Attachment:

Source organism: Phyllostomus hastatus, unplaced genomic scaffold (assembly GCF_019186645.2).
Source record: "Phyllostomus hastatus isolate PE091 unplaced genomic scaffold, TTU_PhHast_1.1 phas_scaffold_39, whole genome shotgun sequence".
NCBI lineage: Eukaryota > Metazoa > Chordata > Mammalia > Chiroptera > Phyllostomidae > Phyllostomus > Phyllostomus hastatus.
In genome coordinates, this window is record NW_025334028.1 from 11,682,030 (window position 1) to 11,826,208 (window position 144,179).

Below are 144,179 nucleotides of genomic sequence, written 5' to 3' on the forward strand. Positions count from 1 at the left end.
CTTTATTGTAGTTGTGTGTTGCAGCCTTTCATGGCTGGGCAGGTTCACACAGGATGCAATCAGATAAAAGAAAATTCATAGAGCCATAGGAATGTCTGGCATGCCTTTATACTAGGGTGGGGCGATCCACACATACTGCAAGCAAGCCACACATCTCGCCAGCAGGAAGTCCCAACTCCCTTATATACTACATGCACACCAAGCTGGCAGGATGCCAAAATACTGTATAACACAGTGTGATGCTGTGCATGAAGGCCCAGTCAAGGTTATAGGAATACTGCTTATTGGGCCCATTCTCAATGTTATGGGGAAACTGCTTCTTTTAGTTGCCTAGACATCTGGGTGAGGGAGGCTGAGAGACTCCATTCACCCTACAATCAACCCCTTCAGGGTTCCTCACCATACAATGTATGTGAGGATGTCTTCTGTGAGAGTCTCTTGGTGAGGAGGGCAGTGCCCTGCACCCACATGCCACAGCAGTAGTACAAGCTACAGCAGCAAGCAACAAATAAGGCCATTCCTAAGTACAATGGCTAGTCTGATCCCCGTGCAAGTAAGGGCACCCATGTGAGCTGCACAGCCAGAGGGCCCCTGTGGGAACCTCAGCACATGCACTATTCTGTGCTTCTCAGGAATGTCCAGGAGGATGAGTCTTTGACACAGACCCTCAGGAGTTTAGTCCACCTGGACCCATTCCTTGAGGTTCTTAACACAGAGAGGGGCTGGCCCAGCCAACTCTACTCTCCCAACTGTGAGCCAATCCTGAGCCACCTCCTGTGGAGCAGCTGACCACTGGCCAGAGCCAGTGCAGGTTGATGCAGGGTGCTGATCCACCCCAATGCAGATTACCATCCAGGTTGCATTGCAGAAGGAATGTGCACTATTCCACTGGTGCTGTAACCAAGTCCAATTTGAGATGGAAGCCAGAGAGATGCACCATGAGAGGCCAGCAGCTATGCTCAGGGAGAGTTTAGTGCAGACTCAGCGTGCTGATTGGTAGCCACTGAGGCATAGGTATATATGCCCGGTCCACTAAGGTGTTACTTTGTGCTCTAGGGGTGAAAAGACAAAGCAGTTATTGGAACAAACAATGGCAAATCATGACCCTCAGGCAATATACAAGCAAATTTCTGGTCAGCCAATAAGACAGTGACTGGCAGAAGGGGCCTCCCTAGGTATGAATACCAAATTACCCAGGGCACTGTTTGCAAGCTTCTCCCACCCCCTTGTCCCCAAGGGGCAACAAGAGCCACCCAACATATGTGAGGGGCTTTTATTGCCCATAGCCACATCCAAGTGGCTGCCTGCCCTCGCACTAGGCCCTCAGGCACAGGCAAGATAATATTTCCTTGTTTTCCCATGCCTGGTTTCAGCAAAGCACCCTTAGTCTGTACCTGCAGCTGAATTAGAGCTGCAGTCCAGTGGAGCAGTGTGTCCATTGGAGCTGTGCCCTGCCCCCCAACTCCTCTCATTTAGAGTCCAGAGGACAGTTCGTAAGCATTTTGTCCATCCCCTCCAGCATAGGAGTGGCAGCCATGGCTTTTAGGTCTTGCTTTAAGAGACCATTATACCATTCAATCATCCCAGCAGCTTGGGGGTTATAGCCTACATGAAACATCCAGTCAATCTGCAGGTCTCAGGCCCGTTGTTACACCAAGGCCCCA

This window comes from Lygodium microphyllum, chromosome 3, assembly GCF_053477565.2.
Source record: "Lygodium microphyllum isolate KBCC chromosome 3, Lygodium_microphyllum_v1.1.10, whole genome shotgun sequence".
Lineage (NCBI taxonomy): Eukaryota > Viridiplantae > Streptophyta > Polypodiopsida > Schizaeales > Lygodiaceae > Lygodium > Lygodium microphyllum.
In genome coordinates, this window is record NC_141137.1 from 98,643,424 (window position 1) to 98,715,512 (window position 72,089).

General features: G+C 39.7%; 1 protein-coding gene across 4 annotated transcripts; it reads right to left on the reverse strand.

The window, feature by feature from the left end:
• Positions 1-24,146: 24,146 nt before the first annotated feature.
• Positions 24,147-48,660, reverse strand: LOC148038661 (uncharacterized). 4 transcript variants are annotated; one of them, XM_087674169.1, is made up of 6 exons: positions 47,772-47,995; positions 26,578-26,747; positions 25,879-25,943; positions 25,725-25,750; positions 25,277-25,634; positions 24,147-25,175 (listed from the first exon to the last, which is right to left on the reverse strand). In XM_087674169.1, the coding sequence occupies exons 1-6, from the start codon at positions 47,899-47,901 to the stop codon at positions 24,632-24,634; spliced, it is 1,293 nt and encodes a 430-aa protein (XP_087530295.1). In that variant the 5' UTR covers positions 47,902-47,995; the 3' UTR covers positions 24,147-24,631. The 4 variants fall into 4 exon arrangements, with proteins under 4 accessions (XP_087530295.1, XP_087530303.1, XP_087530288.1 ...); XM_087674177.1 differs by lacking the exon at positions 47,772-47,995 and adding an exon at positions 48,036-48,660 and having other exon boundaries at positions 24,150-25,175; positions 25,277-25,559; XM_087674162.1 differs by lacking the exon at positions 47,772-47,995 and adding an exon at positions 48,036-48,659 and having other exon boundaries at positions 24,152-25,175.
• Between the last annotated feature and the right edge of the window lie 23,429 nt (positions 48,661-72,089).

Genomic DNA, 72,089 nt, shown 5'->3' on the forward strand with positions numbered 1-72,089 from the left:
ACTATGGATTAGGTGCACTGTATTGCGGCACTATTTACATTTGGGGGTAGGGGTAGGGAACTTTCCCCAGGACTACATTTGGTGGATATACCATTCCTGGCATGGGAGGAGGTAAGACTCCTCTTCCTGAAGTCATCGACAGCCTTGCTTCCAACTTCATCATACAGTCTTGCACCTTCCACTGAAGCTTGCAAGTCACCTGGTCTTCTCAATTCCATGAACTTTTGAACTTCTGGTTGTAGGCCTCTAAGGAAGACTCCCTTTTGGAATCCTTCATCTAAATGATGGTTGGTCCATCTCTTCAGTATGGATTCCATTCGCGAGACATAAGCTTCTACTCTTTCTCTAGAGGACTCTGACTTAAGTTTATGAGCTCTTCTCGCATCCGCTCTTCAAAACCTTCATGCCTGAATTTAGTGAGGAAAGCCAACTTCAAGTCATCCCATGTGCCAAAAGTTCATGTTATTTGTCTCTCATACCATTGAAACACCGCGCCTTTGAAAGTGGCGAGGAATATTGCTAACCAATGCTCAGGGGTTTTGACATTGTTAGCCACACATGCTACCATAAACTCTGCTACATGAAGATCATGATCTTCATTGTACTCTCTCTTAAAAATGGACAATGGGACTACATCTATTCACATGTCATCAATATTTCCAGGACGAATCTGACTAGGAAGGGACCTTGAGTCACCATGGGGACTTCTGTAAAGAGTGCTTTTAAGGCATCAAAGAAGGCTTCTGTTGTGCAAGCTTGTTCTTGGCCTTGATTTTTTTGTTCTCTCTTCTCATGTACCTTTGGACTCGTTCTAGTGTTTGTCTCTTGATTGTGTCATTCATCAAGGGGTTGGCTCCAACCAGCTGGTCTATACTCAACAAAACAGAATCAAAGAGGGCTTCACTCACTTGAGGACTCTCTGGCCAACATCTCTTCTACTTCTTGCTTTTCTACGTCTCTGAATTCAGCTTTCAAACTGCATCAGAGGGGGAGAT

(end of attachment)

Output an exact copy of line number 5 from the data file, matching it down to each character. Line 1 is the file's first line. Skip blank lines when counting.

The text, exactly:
Below are 144,179 nucleotides of genomic sequence, written 5' to 3' on the forward strand. Positions count from 1 at the left end.